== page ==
Europe's drug regulator on Wednesday found a possible link between AstraZeneca's COVID-19 vaccine and rare blood clotting issues in adults who had received the shot and said it had taken into consideration all available evidence.
"One plausible explanation for the combination of blood clots and low blood platelets is an immune response, leading to a condition similar to one seen sometimes in patients treated with heparin," the European Medicines Agency (EMA) said. The findings come as a major hurdle in the global fight against the pandemic and a shift in the stance of the regulator, which had last week backed the vaccine and said there was no increased risk of blood clots in general from the shot.
It is also a blow to AstraZeneca, which was a frontrunner in the race for making an effective vaccine against COVID-19 ever since it began working with the University of Oxford.
The EMA's safety committee, which was assessing the vaccine, has requested for more studies and changes to the current ones to get more information.
The European drug regulator has received reports of 169 cases of a rare brain blood clot in people who received the AstraZeneca COVID-19 vaccine, a senior official said on Wednesday.
The total for cases of cerebral venous sinus thrombosis (CVST) were recorded as of April 4 out of 34 million doses of the shot administered in the European Economic Area, said Sabine Straus, chair of the European Medicines Agency's (EMA) safety committee.
In London, Britain should not give Oxford University/AstraZeneca's vaccine to under 30s where possible, Britain's Joint Committee on Vaccination and Immunisation (JCVI) said on Wednesday, due to a very rare side effect of blood clots in the brain.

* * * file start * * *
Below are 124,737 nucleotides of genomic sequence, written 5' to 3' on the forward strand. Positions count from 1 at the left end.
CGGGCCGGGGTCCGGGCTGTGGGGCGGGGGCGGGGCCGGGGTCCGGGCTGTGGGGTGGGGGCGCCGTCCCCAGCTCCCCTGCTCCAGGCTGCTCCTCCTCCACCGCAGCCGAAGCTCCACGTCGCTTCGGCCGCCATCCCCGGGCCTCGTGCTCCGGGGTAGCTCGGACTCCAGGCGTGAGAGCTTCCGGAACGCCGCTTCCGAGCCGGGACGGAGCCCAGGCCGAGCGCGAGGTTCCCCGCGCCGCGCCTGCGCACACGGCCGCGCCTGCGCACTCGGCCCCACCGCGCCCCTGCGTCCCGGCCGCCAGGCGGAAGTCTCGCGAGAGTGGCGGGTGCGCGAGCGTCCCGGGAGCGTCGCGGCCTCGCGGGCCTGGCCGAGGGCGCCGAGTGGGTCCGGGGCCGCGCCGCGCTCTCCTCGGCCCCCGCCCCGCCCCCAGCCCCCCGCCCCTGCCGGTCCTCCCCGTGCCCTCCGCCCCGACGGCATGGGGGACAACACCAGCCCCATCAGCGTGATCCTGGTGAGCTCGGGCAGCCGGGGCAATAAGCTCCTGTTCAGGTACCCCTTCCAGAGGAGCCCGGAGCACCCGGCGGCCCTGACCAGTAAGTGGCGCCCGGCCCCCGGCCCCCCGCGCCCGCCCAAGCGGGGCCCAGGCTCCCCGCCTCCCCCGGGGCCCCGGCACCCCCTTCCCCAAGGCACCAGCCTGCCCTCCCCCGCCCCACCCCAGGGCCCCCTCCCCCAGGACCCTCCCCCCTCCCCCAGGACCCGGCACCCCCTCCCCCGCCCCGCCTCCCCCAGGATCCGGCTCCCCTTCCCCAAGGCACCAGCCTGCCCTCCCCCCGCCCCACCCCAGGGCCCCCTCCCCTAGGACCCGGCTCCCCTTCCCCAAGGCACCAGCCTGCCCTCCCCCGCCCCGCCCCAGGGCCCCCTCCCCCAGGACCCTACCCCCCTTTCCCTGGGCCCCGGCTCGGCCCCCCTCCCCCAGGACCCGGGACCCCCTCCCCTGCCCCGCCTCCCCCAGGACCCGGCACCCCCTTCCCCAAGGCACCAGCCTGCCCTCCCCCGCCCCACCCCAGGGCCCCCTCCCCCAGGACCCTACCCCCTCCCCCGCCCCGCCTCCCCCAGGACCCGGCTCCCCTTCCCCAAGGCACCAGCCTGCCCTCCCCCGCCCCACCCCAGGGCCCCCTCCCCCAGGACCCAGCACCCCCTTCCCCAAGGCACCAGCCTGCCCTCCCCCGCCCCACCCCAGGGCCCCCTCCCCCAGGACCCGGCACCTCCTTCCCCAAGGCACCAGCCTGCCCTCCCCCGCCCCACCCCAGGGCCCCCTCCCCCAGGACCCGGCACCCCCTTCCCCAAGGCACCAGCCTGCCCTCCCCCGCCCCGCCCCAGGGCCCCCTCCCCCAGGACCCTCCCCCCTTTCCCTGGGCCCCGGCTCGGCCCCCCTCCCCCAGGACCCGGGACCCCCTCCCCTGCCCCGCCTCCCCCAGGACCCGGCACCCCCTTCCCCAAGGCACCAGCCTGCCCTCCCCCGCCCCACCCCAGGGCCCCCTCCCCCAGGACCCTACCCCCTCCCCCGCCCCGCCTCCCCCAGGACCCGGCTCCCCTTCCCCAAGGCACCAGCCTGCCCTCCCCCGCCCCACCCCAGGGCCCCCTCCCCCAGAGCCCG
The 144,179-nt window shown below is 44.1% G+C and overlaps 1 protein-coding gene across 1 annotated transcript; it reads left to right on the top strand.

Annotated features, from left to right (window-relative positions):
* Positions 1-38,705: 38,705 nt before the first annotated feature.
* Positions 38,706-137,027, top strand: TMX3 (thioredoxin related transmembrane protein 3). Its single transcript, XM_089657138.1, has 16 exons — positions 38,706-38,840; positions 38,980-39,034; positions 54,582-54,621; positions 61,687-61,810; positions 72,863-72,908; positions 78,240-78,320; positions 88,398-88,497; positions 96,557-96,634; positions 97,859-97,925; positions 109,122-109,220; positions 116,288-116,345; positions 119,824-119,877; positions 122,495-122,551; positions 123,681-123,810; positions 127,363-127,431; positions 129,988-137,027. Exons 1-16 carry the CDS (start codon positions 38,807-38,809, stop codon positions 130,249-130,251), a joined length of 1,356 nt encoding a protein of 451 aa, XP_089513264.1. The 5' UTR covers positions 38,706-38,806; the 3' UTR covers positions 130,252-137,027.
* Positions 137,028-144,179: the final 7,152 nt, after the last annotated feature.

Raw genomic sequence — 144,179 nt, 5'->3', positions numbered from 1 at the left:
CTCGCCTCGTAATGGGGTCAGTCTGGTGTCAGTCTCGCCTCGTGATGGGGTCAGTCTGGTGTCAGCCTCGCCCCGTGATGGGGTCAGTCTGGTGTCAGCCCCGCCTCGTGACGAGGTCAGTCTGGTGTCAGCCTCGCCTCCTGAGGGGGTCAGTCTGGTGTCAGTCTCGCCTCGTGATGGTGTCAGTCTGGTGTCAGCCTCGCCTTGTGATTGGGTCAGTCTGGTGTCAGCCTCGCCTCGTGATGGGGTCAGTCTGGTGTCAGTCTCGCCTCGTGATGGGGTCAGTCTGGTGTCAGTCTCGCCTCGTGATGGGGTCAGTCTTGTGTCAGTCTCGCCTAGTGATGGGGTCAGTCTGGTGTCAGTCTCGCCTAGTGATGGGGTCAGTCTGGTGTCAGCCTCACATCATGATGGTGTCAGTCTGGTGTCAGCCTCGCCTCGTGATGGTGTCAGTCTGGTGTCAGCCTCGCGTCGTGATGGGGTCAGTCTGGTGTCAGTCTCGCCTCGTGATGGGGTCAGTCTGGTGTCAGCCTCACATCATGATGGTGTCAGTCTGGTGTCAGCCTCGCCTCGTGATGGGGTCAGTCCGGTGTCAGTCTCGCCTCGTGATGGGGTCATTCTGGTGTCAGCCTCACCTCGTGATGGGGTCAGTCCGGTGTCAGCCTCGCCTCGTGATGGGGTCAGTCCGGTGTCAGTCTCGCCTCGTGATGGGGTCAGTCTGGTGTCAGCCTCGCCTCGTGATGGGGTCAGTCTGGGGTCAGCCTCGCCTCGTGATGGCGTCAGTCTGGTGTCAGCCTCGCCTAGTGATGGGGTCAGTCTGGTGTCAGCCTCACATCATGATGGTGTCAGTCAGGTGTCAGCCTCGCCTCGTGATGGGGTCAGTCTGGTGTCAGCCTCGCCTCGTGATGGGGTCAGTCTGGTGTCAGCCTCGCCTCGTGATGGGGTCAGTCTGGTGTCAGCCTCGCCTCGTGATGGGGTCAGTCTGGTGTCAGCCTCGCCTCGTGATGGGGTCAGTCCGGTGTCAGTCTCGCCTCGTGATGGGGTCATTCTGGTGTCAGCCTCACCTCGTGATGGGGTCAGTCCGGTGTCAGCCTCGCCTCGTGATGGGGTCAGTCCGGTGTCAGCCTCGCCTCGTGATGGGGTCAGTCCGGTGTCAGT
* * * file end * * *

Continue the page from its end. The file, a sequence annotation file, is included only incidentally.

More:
"Based on the available data and evidence, JCVI has advised that it is preferable for adults aged under 30 with no underlying conditions to be offered an alternative to the AstraZeneca vaccine where available," said Wei Shen Lim, COVID-19 Chair for JCVI.
"We are not advising a stop to any vaccination for any individual in any age group. We are advising a preference for one vaccine over another vaccine for a particular age group, really out of the utmost caution, rather than because we have any serious safety concerns," he said at a briefing.
He said people should continue to have a second dose of the AstraZeneca shot if they had received a first dose.
Chief executive June Raine said that the benefits of the shot outweighed the risks for the vast majority.
More to follow...